Hebrews 2:1 (NLT): “So we must listen very carefully to the truth we have heard, or we may drift away from it.”

1 Thessalonians 5:21-22 (NASB): “But examine everything carefully; hold fast to that which is good; abstain from every form of evil.”

GROWTH IN OUR WALK with Christ can be slow, sometimes exceedingly slow.

But the Lord has assured us that He will be with us every step of the way, guiding and directing, teaching and convicting, disciplining and blessing. He’ll pull us along the path, through storms and rainbows, until He delivers us in glory “without stain or blemish.” (Eph. 5:27)

The Bible tells us in Ecclesiastes 3:1 (CEV): “Everything on earth has its own time and its own season.”

That means our growth will take place against both a backdrop of failure and success, of sadness and happiness, of sorrow and joy. 

Each turn will bring its own opportunity to learn. As we struggle with obedience and reliance on Him, the spiritual blessings will flow.

Our job through this process is to remain faithful, stay in prayer, and lean into the Holy Spirit, the counselor advisor our Lord promised us before He returned to the Father.


EACH CHALLENGE WILL LAST its season, to be replaced by the next one. At any time, we might be in a period of tribulation, heading into tribulation, or heading out of it. Whichever phase we’re in, the cycle continues, each time growing us closer to the Lord.

The current coronavirus challenge is one challenging season impacting all of us, throughout the world, at the same time. It presents a unique opportunity for the body of Christ to testify to our faith, both by how we act and by what we say.

Perhaps this is the time to renew family acquaintances, meet the neighbors from six feet away, or engage in the productive meditation that leads to service when we are called.

Soon, perhaps, we’ll enter a season of coasting, enjoying the wind beneath our wings. The Lord generously gives us fallow times, resting times, to build us up for the challenges ahead.

Let’s enjoy each season for what it offers. Whether in periods of rest or of turmoil, we should put on the full armor of God (Ephesians 6) to protect us against the enemy, who is sure to misrepresent God’s role in this picture.

James tells us we are sanctified through the trials we endure, provided we count on God’s help: “And let endurance have its full effect, so that you may be mature and complete, lacking nothing.”* (James 1:4 (CSB)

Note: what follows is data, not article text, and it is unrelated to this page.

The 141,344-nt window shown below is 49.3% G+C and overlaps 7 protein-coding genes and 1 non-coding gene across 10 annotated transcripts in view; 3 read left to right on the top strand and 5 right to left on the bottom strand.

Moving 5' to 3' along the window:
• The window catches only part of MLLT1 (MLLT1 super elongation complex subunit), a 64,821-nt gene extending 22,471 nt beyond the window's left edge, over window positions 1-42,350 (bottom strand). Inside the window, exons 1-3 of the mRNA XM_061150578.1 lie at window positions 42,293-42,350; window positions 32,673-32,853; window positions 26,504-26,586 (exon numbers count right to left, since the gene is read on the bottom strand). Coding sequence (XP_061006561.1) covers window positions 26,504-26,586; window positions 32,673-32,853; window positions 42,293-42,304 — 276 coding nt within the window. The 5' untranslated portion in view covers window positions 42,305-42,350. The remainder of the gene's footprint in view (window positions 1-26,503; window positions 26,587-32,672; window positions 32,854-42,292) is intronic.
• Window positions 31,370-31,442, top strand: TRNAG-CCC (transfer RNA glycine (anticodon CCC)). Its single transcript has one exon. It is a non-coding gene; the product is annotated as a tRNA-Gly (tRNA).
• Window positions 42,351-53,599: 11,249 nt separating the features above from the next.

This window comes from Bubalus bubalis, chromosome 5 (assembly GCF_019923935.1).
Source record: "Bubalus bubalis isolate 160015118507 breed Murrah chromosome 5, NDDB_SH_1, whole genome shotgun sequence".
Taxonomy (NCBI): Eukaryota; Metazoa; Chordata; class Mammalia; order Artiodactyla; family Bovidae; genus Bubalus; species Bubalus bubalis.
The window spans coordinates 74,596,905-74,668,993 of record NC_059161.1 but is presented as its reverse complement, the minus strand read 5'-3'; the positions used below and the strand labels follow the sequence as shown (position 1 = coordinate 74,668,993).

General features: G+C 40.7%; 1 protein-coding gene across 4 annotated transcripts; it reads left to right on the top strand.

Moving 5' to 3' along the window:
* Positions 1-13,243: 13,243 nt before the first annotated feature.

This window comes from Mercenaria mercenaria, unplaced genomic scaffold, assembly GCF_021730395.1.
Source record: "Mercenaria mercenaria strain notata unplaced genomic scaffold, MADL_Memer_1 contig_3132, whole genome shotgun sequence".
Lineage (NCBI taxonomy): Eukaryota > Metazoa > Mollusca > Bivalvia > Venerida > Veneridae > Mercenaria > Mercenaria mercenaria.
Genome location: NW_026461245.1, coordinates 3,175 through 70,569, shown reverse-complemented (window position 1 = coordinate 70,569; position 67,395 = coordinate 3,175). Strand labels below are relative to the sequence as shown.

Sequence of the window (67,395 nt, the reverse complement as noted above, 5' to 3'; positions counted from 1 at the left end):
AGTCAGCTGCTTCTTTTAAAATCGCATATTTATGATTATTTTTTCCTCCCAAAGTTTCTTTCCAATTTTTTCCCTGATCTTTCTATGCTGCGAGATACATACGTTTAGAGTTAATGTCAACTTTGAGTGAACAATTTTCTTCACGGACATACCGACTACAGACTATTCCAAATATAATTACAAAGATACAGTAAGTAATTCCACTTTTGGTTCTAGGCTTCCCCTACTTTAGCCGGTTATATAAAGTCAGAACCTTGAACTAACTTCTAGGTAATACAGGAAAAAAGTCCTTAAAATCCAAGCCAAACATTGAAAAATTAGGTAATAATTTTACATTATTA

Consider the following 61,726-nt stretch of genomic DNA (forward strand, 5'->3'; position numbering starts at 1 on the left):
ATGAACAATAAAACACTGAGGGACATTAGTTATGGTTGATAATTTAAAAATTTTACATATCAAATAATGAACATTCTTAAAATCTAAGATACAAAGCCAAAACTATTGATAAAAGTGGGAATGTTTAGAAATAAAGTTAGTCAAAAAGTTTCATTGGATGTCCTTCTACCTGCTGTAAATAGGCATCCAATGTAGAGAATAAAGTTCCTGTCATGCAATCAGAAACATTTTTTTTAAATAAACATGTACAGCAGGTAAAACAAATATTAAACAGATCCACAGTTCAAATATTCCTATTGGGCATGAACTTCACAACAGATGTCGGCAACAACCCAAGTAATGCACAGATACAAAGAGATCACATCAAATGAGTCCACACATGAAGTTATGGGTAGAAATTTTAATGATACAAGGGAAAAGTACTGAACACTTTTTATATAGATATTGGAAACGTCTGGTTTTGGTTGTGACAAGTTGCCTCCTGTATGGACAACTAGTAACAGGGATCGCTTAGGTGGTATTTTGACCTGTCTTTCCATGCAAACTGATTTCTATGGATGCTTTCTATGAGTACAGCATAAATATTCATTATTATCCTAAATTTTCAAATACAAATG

Amazing Grace!


O gracious and merciful Father, all praise, honor, and glory are Yours, O God. We thank You for sending us the Holy Spirit to be our ezer kenegdo — our counselor and advisor. Lead us through the storms, O Lord, and bless us when the storms are over. Thank You most of all, O Lord, for salvation through Your Son, Jesus Christ our Lord and Savior. For it’s in His name that we pray. Amen

Challenge — The Bible in 50 Words

I recently saw online and in a recent blog post the “Bible in 50 Words” and wanted to try my hand.

If you’d like, please create your own list! I’m sure I would learn something from other versions. Why “50”? The number has some symbolic value related to God’s tabernacle in the wilderness, but it doesn’t rank with “3” (Trinity) or “7” (completeness).

I walked through Scripture in chronological order, hitting the high points, and without repeating a verb, all of which are past tense, except two in the continuing present.

FAILURE ALERT: I ended up with 60 words because I refused to strike some names, yet I still wanted to add Joshua, Caleb, Samuel, Josiah, Gideon, Mary’s husband Joseph, John the Baptist, Apollos, Barnabas, John Mark, Tamar, Rahab, Mary and Martha. I shortened Mary Magdalene to Magdalene and Holy Spirit to Spirit. 

Hopefully, apart from the fun of doing the exercise, it should help me evangelize if I can present the Bible in short form.

*Since God obviously and clearly loves women, I starred their names to help them stand out. 



God created

Adam breathed

*Eve hid

Noah built

Abraham followed

*Sarah laughed

Jacob deceived

Joseph dreamed

Moses led

*Ruth gleaned

Elijah prayed

Nehemiah governed

*Esther believed

David fought

*Bathsheba bathed

Solomon wrote

Isaiah prophesied

Jeremiah wept

Daniel obeyed

Hosea suffered

Amos challenged

*Mary conceived

Peter walked 

John loved

Judas betrayed

*Magdalene embraced

Christ saves

Paul changed

James taught

Spirit guides